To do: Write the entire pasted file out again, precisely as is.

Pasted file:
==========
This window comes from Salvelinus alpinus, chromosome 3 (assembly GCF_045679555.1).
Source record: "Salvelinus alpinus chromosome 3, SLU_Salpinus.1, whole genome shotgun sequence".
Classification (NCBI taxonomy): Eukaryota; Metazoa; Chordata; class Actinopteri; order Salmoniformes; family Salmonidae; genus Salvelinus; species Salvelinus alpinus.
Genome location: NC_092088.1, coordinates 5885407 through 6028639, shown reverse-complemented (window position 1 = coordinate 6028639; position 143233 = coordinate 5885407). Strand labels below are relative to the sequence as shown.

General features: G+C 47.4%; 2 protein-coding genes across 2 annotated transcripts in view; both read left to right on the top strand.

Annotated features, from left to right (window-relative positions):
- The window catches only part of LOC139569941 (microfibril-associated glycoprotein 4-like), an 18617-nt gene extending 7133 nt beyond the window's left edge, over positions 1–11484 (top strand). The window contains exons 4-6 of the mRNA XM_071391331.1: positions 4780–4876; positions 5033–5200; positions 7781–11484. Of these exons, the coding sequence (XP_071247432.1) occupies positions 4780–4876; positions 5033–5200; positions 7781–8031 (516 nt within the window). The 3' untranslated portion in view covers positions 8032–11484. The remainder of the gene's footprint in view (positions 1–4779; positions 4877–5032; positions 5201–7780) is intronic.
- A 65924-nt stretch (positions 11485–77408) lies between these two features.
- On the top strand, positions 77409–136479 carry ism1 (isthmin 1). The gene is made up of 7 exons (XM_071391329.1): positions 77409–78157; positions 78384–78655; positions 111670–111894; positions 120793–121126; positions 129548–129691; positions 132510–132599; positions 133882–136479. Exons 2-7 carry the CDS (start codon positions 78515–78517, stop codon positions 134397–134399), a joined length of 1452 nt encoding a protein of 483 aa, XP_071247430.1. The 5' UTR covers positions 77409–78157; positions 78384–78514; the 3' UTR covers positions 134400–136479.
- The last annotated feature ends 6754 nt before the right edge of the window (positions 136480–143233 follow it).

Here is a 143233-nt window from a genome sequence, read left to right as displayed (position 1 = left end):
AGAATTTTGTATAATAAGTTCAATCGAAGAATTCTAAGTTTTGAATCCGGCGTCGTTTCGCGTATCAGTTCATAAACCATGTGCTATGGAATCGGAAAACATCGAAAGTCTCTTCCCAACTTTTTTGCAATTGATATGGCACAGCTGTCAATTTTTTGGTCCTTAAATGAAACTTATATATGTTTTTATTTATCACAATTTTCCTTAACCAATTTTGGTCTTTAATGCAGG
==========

This window comes from Salvelinus alpinus, chromosome 3 (assembly GCF_045679555.1).
Source record: "Salvelinus alpinus chromosome 3, SLU_Salpinus.1, whole genome shotgun sequence".
Classification (NCBI taxonomy): Eukaryota; Metazoa; Chordata; class Actinopteri; order Salmoniformes; family Salmonidae; genus Salvelinus; species Salvelinus alpinus.
Genome location: NC_092088.1, coordinates 5885407 through 6028639, shown reverse-complemented (window position 1 = coordinate 6028639; position 143233 = coordinate 5885407). Strand labels below are relative to the sequence as shown.

General features: G+C 47.4%; 2 protein-coding genes across 2 annotated transcripts in view; both read left to right on the top strand.

Annotated features, from left to right (window-relative positions):
- The window catches only part of LOC139569941 (microfibril-associated glycoprotein 4-like), an 18617-nt gene extending 7133 nt beyond the window's left edge, over positions 1–11484 (top strand). The window contains exons 4-6 of the mRNA XM_071391331.1: positions 4780–4876; positions 5033–5200; positions 7781–11484. Of these exons, the coding sequence (XP_071247432.1) occupies positions 4780–4876; positions 5033–5200; positions 7781–8031 (516 nt within the window). The 3' untranslated portion in view covers positions 8032–11484. The remainder of the gene's footprint in view (positions 1–4779; positions 4877–5032; positions 5201–7780) is intronic.
- A 65924-nt stretch (positions 11485–77408) lies between these two features.
- On the top strand, positions 77409–136479 carry ism1 (isthmin 1). The gene is made up of 7 exons (XM_071391329.1): positions 77409–78157; positions 78384–78655; positions 111670–111894; positions 120793–121126; positions 129548–129691; positions 132510–132599; positions 133882–136479. Exons 2-7 carry the CDS (start codon positions 78515–78517, stop codon positions 134397–134399), a joined length of 1452 nt encoding a protein of 483 aa, XP_071247430.1. The 5' UTR covers positions 77409–78157; positions 78384–78514; the 3' UTR covers positions 134400–136479.
- The last annotated feature ends 6754 nt before the right edge of the window (positions 136480–143233 follow it).

Here is a 143233-nt window from a genome sequence, read left to right as displayed (position 1 = left end):
AGAATTTTGTATAATAAGTTCAATCGAAGAATTCTAAGTTTTGAATCCGGCGTCGTTTCGCGTATCAGTTCATAAACCATGTGCTATGGAATCGGAAAACATCGAAAGTCTCTTCCCAACTTTTTTGCAATTGATATGGCACAGCTGTCAATTTTTTGGTCCTTAAATGAAACTTATATATGTTTTTATTTATCACAATTTTCCTTAACCAATTTTGGTCTTTAATGCAGG